I’m still worked up over all the talk last summer about SAT vocabulary.

I don’t want to say farewell to “arcane words” such as “compendious,” “membranous,” “mendacious,” “pugnacious,” “depreciatory,” “redolent,” “treacly” and “jettison” — in favor of more common words like “synthesis,” “distill” and “transform!”

Having just finished Drunk Tank Pink: And Other Unexpected Forces that Shape How We Think, Feel, and Behave by Adam Alter, I see more reason to protest getting rid of obscure words.

It’s much harder to convey what’s in front of you if you don’t have words to describe it.  Young children illustrate this difficulty vividly as they acquire vocabulary — once they learn to call one four-legged creature with a tail a “dog,” every four-legged creature with a tail is a dog.  Until they learn otherwise, cats and ponies share the same features, so they seem as doggish as real dogs.

Not to mention, there is a lot of fun to be had to be had with words. Lest you doubt, check out The YUNiversity and try not to crack a smile.

Incidentally, I loved Drunk Tank Pink. “At its heart, this book is designed to show that your mind is the collective end point of a billion tiny butterfly effects.”


And on another note, I’ve just discovered the wonders of Goodreads.  LOVE!  I could spend days in there, fleshing out my shelves and talking books with everyone. How fun is that?!  And while I’m still not 100% sure about the Goodreads etiquette (i.e. please excuse all newbie blunders) — I’m going put it out there: Let’s be friends!  Come find me: Goodreads/debbiestier

Oh. Wait. I just had a thought: I wonder if I can make a shelf out of all of the books that went into my own book…

You can read an excerpt from my  book, The Perfect Score Project: Uncovering the Secrets of the SAT by clicking here, and if you’re inclined to purchase the book, it’s available for pre-order now.


Illustrations by Jennifer Orkin Lewis.


  • Alan Cashdollar

    Vocabulary is everything! Great post. – Alan C$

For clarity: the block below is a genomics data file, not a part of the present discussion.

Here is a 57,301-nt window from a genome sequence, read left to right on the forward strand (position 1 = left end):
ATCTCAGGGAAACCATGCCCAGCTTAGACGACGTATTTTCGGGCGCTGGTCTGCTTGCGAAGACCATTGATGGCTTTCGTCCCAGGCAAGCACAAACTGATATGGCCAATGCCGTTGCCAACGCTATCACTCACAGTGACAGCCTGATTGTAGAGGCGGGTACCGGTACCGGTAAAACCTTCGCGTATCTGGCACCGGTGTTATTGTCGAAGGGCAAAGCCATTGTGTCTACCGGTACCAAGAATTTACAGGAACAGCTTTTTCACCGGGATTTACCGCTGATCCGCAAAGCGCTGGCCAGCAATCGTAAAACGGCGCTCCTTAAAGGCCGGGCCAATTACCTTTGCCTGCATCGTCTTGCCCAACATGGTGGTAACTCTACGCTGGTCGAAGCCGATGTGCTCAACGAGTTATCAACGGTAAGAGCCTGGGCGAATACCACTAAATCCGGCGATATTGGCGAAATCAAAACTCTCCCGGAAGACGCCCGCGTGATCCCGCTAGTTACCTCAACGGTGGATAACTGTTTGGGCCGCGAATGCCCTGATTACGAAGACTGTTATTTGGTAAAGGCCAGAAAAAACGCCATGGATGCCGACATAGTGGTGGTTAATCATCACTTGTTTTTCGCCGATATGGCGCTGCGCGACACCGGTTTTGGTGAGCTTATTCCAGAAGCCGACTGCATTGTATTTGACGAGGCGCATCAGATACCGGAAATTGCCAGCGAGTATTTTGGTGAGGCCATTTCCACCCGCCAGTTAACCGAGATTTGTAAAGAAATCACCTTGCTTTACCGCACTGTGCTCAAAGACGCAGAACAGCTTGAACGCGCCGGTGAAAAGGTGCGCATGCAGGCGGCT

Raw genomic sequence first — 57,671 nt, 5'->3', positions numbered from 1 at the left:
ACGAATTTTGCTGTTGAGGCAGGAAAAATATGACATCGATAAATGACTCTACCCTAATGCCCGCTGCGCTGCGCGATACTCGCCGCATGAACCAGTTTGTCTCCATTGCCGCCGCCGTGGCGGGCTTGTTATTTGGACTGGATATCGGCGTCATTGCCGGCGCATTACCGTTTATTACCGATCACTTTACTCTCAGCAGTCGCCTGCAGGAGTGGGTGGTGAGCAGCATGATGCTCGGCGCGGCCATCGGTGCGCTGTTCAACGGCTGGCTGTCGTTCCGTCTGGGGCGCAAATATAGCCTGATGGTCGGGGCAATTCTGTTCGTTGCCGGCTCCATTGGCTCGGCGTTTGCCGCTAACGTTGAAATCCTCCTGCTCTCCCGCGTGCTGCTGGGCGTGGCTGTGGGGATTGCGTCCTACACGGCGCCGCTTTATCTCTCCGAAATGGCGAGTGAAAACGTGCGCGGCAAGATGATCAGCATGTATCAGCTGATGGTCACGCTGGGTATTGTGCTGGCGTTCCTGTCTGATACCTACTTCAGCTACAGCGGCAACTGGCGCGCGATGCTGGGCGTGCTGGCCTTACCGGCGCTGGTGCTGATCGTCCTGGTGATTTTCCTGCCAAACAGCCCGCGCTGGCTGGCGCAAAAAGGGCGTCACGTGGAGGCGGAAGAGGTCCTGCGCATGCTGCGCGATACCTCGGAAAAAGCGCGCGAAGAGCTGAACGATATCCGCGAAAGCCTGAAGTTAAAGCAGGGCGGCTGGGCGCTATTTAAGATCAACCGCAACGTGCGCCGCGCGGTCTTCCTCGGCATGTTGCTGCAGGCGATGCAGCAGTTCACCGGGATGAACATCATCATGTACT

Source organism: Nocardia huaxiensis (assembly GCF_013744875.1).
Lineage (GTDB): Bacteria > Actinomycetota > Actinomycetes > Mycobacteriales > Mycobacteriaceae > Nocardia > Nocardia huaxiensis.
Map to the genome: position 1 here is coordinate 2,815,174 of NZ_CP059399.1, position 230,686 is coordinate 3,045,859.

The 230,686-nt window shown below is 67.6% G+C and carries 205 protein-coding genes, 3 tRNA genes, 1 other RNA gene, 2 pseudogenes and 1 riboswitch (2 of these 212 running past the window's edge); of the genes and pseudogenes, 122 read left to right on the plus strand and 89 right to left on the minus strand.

• I agree! We have so much fun with vocab in our house. What is not to love about vocabulary?!

  • Jenn Cohen

    You knew I’d have to weigh in on this one :) Of course I agree! It’s so interesting watching my daughter’s language development, and I’m consciously trying to use as many “big words” as I can with her. I figure it’ll pay off in the long run…though the SAT will probably be unrecognizable by the time she takes it!

    Professionally speaking, though, the students who do well with the vocab-heavy sentence completions, also tend to do very well with reading comprehension. Not sure which of those comes first – the vocab or the reading skills – but they’re definitely correlated.

    • Vocab, I think. I’m reading E.D. Hirsch’s Cultural Literacy (finally), and it’s all about background knowledge, if he’s to be believed….and I’m a believer. Vocab is part of the background knowledge that helps you read well.

      • Jenn Cohen

        Though I haven’t read Hirsch, I’m a believer, too, just based on how our brains actually work. We can’t learn more stuff without knowing stuff. It’s the classic problem of the weak math foundation affecting later math skills – I know you can relate to that one! You might find this interesting, too:


        We need specific instruction to learn new things well! It irritates me that so many students aren’t getting explicit vocabulary instruction. I never cease to be surprised by the words that my students don’t know. Was tutoring last night, and had to explain “illuminate.” That doesn’t strike me as a particularly hard word! Vocab via osmosis is terrific if you naturally like to read challenging materials, but how many teens actually do that :)

        • I’ll have to read the Willingham post later.

          Sorry if I’m repeating myself here….I’ve said this about 100 times in the last few months — but I cannot believe what perfect “SAT practice” reading the New York Times is. It’s all in there: vocab in context, adult reading, main ideas, background knowledge.

          I’d stopped getting the paper edition of the Times years ago and promised myself that I could get that trusty blue bag again when I finished writing the book, which I did, and it has been every bit as satisfying as I imagined it would be when I didn’t have it.

          I cannot tell you the joy it adds to our mornings — not to mention, how much my daughter learns from the simple task of reading the newspaper every day. I’m stunned by how much her vocabulary has evolved over the last 8 months — and trust me, she is not studying vocab in any other way (unless she is doing it secretly, which I doubt).